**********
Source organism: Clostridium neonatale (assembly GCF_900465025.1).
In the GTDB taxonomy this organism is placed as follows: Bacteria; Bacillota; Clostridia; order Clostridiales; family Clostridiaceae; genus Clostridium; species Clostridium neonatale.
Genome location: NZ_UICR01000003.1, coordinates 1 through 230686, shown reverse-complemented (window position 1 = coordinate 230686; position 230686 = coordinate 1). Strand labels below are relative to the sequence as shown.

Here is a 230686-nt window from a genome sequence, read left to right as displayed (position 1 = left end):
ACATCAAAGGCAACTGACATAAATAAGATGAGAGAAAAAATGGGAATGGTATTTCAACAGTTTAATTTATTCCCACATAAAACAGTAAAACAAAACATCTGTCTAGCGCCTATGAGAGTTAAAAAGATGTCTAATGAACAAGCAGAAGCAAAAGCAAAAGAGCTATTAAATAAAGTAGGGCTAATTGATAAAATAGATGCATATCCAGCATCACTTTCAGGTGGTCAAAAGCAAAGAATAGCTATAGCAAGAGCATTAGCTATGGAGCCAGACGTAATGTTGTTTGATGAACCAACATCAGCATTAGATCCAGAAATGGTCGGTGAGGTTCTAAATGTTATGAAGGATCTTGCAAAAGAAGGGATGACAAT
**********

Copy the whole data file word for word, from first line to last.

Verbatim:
Source organism: Clostridium neonatale (assembly GCF_900465025.1).
In the GTDB taxonomy this organism is placed as follows: Bacteria; Bacillota; Clostridia; order Clostridiales; family Clostridiaceae; genus Clostridium; species Clostridium neonatale.
Genome location: NZ_UICR01000003.1, coordinates 1 through 230686, shown reverse-complemented (window position 1 = coordinate 230686; position 230686 = coordinate 1). Strand labels below are relative to the sequence as shown.

Here is a 230686-nt window from a genome sequence, read left to right as displayed (position 1 = left end):
ACATCAAAGGCAACTGACATAAATAAGATGAGAGAAAAAATGGGAATGGTATTTCAACAGTTTAATTTATTCCCACATAAAACAGTAAAACAAAACATCTGTCTAGCGCCTATGAGAGTTAAAAAGATGTCTAATGAACAAGCAGAAGCAAAAGCAAAAGAGCTATTAAATAAAGTAGGGCTAATTGATAAAATAGATGCATATCCAGCATCACTTTCAGGTGGTCAAAAGCAAAGAATAGCTATAGCAAGAGCATTAGCTATGGAGCCAGACGTAATGTTGTTTGATGAACCAACATCAGCATTAGATCCAGAAATGGTCGGTGAGGTTCTAAATGTTATGAAGGATCTTGCAAAAGAAGGGATGACAAT